Giro d’Italia: Which GC contenders lost time on the stage 1 uphill finish

The time gaps are small but every second counts at this stage in the Giro d'Italia.

Photo: Getty Images

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Come Verona, when the Giro d’Italia concludes on May 29, the time gaps created on stage 1 to Visegràd will matter little but on a day that saw a hectic final, several late crashes, and daylight open up between some of the overall contenders, every second counts at this point.

Mathieu van der Poel (Alpecin-Fenix) stormed to the win and the first maglia rosa of the race but behind him, gaps appeared with several GC contenders caught out and forced to chase. This was a day when the Giro d’Italia wasn’t going to be won, but any mistake may later prove huge in the following weeks. Given that it was also an uphill finish, the usual 3km rule was dropped, meaning that any falls or mechanicals inside that distance resulted in time losses.

In the end, being proactive on the final climb proved to pay off for several pre-race favorites with Richard Carapaz (Ineos Grenadiers) and Wilco Kelderman (Bora-Hansgrohe) both racing aggressively in the final dash for the line. The pair managed to finish in a select group of eight that included the stage-winner Van der Poel, as well as Bauke Mollema (Trek-Segafredo) and Pello Bilbao (Bahrain-Victorious).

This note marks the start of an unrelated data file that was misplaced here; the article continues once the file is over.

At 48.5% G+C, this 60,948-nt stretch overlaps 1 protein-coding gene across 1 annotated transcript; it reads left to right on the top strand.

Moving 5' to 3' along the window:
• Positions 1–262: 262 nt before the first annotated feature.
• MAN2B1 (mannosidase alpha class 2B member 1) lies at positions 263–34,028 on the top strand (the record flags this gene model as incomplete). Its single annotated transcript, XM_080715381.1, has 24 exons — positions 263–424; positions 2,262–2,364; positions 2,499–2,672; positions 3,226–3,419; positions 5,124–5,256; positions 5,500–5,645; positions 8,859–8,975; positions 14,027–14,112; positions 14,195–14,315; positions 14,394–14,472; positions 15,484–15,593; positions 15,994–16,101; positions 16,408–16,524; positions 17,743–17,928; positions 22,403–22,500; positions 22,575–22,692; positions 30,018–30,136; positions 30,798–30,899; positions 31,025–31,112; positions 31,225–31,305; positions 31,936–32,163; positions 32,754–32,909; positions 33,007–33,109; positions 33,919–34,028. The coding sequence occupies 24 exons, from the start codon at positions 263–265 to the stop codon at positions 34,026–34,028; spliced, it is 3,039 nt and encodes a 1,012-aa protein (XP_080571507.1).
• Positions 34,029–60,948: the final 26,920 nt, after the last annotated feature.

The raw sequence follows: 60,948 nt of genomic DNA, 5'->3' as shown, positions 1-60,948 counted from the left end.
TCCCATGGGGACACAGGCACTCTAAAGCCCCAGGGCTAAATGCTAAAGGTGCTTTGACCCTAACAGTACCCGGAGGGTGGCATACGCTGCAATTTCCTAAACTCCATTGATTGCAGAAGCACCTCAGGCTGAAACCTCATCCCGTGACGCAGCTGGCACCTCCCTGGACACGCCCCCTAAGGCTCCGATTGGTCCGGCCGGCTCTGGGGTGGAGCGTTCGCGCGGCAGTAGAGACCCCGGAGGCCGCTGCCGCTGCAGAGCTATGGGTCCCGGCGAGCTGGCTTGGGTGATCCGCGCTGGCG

Four seconds behind the Van der Poel and Carapaz group came the majority of the GC contenders with João Almeida (UAE Team Emirates), Simon Yates (Team BikeExchange), Romain Bardet (Team DSM), Mikel Landa (Bahrain Victorious), and Hugh Carthy (EF Education-EasyPost) all in the mix. Four seconds might seem like nothing at this point, especially given the amount of time that can be won and lost in the mountains later in the race, but even small gaps can be important at this opening stage of the race.

Firstly, they can tilt opinions in and around teams when it comes to internal leadership, and perhaps on a more relevant note, they will decide the time trial start times for stage 2. Heading out later in the day could give a rider an edge in terms of knowing the time gaps they need to beat.

Losing more than just four seconds were Guillaume Martin (Cofidis), Wout Poels (Bahrain Victorious), and Pavel Sivakov (Ineos Grenadiers), who all lost 12 seconds.

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